Aim for Growth

A vague Sabbath School lesson aim will usually result in vague teaching. Here’s how to determine your lesson aim and then accomplish it.

  • Don’t necessarily adopt the lesson aim stated in your curriculum. That aim is broad enough to apply to thousands of classes. Consider the needs of your class, then adapt the aim and lesson to it.
  • Let the Scripture passage begin working in your life before you teach it to others. Read the passage several times, perhaps over a period of a week -- or at least several days. Jot down what God communicates to you through the passage.
  • Now reread the Scripture passage along with the related study material. Which parts of the curriculum will work well with your class members? Delete, add, edit. Don’t be afraid to deviate. And don’t try to teach too much -- keep your time limits in mind.
  • Write down the aim for your class. Be concise and specific.
  • Make sure your aim enables your class members to accomplish at least one of these goals:
  1. Acquire new information -- about God, man, salvation, Christian living, etc.
  2. Change an attitude.
  3. Change a behavior.

Let’s say you are studying John 13 -- Jesus washing the disciples’ feet. Your class members will acquire the information that Jesus served others. But teaching should not stop there. Perhaps your class members will rethink their old attitude about serving -- that it is to be avoided -- and gain a new attitude: Serving is good because it is Christlike. Now you have accomplished something in your class members’ lives.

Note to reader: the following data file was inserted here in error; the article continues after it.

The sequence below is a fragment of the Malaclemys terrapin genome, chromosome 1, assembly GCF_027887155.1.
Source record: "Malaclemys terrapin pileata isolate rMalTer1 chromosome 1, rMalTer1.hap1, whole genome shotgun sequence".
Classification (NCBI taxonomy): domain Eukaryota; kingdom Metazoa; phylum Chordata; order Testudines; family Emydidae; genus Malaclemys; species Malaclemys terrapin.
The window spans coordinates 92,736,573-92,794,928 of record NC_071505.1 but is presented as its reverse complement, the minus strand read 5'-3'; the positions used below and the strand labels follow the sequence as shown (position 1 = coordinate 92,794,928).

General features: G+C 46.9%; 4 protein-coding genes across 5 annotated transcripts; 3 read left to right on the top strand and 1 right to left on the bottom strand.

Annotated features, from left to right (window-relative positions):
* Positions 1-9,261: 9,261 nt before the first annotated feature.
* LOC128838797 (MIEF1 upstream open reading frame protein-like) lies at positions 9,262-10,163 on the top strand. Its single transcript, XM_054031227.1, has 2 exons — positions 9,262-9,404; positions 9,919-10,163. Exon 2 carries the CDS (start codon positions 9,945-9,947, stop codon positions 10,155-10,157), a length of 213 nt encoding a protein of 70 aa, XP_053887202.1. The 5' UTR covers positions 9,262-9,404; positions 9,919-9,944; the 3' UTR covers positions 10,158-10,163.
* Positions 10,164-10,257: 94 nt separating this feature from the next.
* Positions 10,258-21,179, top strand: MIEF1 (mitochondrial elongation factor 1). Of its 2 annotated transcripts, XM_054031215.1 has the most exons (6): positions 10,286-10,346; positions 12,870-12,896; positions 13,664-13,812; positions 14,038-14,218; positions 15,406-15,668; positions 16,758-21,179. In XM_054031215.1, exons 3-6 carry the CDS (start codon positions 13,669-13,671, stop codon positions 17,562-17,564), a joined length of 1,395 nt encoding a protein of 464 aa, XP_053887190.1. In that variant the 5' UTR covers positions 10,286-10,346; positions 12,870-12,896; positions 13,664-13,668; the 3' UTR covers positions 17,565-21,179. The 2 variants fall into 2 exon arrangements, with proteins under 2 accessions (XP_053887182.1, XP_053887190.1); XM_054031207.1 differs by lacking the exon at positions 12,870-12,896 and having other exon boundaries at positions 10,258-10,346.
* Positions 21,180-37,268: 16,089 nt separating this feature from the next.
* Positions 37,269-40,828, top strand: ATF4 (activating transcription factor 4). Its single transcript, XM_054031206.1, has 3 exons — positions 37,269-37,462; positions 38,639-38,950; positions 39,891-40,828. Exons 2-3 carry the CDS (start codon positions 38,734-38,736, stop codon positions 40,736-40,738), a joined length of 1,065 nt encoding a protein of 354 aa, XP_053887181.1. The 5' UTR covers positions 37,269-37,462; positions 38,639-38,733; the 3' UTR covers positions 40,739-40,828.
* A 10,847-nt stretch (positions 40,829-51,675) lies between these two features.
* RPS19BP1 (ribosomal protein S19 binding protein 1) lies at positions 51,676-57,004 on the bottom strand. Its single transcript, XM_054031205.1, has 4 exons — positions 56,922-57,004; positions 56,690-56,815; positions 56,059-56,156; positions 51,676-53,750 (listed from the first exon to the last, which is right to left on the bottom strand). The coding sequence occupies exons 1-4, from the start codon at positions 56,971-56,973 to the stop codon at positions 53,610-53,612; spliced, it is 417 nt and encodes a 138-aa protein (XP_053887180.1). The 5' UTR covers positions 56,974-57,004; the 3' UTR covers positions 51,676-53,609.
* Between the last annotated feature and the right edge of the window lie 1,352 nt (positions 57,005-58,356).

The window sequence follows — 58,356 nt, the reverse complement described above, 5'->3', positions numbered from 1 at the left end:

The moment of ecstasy for a teacher, however, is when the changed attitude leads to a change in behavior. That moment occurs when Dick pipes up and says, “Hey, maybe we should find a way to serve our community. The soup kitchen down on Main Street needs helpers. Maybe we could get involved. Let’s volunteer!”

Knowledge becomes learning when it is translated into a life-changing action. This is more likely to happen when you begin a Bible study with a well thought-out, specific aim for your class members’ spiritual growth.

This article originally appeared in Discipleship Journal. Reprinted by permission.


Sue Kline
© 2006 General Conference of Seventh-day Adventists